A planned $1 billion Apple data centre is in doubt after Leo Varadkar, the Irish Prime Minister, said that Tim Cook, Apple’s Chief Executive, would no longer commit to it, adding that Dublin would do whatever is necessary to get it built.
In February 2015, Apple revealed plans to build the facility in a rural location that is located in the west of Ireland to take advantage of the green energy sources that are nearby. However, the project has experienced a two-year delay because of planning objections.
Varadkar informed RTE, a state broadcaster, that during the meeting on Thursday, Cook did not commit to going ahead with the plan.
“We didn’t get a start date, or a definite commitment or anything like that,” stated Varadkar, who is on a tour of the United States to meet with investors. He added that he had informed Cook that the government is willing to do “anything within our power” in order to facilitate the resumption of the said project.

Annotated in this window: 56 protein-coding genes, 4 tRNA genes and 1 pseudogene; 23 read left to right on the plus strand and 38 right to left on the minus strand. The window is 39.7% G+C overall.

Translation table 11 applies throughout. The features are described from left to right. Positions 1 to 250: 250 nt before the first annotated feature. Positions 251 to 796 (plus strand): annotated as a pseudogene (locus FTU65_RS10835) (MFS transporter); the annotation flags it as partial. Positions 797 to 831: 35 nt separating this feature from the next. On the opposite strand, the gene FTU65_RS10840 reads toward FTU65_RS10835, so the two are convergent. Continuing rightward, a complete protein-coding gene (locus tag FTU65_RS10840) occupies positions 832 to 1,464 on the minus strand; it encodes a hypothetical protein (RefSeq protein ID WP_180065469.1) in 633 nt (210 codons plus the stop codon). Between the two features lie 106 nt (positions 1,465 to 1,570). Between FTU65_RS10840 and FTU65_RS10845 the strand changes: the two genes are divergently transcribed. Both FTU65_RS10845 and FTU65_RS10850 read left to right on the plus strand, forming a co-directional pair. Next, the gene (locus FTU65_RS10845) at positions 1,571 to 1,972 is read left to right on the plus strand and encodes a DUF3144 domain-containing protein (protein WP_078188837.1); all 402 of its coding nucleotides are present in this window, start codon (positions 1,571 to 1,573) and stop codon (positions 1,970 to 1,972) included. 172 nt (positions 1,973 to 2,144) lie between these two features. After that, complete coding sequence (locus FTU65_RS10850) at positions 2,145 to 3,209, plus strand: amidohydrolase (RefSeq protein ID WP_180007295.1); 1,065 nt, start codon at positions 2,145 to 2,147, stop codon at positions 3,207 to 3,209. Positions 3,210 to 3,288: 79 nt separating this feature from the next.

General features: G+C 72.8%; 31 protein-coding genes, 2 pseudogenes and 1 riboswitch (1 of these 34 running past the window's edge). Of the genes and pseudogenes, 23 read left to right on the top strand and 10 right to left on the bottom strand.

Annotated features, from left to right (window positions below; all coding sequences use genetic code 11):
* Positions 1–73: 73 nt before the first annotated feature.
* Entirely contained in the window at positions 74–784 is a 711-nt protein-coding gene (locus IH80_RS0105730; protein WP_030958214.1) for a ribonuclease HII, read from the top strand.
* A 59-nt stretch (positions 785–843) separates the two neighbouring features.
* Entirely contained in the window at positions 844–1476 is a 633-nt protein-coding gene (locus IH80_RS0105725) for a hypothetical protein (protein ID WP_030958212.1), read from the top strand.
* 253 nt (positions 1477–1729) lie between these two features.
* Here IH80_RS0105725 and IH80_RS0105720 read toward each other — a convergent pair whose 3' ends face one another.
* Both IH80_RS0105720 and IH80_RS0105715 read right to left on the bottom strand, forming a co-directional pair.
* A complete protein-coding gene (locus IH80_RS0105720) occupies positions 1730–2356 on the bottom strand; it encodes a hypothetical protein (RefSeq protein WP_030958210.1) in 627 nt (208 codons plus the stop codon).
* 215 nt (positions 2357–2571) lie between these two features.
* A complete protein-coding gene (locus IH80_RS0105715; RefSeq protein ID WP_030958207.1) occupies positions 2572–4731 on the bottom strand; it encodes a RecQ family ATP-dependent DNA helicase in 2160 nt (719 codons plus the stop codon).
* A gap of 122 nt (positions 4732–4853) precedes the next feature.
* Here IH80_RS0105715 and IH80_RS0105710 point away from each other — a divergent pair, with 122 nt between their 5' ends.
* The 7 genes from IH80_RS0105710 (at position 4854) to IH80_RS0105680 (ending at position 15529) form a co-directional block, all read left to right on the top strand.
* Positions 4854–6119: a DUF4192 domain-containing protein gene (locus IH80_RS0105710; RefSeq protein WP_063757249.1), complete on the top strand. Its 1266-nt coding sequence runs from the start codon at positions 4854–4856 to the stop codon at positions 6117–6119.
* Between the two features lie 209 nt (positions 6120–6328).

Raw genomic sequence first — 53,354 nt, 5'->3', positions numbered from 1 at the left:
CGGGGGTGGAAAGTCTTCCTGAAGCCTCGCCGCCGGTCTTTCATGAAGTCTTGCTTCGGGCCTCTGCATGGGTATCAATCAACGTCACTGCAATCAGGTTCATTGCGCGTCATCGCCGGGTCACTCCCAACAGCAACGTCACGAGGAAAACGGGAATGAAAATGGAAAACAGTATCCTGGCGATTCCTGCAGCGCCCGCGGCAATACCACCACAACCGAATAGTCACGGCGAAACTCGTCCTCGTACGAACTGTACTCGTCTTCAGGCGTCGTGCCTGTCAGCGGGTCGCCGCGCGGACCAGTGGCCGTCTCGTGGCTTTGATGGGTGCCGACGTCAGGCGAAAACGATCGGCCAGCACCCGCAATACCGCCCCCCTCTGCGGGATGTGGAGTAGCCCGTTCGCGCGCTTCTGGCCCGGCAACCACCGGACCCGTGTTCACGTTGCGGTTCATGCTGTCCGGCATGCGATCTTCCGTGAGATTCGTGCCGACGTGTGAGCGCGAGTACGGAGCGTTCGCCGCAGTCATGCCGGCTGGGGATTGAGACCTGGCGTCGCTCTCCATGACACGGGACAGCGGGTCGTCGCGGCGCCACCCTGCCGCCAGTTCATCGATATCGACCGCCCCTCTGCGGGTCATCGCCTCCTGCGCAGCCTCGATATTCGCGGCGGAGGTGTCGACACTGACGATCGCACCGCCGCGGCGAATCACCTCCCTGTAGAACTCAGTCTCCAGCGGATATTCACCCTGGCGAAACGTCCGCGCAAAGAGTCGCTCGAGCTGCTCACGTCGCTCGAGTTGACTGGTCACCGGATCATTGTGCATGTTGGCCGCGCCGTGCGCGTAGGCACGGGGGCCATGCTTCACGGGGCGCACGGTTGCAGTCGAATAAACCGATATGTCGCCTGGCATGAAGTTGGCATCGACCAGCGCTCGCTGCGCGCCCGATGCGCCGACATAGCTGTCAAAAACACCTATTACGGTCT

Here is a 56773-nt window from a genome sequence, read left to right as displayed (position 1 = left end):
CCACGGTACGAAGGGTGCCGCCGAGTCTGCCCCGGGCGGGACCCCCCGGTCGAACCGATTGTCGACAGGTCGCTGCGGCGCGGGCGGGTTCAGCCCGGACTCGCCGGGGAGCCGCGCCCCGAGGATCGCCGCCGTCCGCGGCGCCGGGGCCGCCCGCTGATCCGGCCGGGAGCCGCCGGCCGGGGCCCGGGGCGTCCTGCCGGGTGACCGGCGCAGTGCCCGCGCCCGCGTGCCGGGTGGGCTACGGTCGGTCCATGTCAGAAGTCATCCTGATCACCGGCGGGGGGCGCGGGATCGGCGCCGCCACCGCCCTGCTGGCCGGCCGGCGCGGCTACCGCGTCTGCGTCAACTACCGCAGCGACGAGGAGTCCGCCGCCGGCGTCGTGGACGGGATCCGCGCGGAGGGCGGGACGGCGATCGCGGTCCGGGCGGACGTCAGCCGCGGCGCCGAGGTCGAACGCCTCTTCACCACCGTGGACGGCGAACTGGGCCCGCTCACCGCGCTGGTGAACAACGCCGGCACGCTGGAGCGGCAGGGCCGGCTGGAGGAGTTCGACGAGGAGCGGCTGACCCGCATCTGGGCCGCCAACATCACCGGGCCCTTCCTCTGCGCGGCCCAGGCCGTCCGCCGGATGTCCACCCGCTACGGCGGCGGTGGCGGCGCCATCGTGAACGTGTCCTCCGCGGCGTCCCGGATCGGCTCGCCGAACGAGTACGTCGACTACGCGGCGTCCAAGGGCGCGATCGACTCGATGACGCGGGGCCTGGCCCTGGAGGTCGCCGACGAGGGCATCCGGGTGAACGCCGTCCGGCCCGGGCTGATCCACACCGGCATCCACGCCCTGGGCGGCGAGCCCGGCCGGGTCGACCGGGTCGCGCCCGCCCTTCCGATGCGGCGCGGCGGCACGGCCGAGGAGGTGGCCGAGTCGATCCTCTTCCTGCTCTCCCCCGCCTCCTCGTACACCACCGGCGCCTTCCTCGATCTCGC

Ireland depends on foreign multinational companies such as Apple for the generation of one in every ten jobs across the economy and considers major investments such as data centres as a means of securing their presence in the country.
A similar Apple centre that was announced at the same time in Denmark is set to start operations later in 2017, and in July, Apple announced that it would build its second European Union data centre there.
The government has said that it is considering revising its planning laws to include data centres as a strategic infrastructure, thus enabling them to get through the process of planning much more quickly.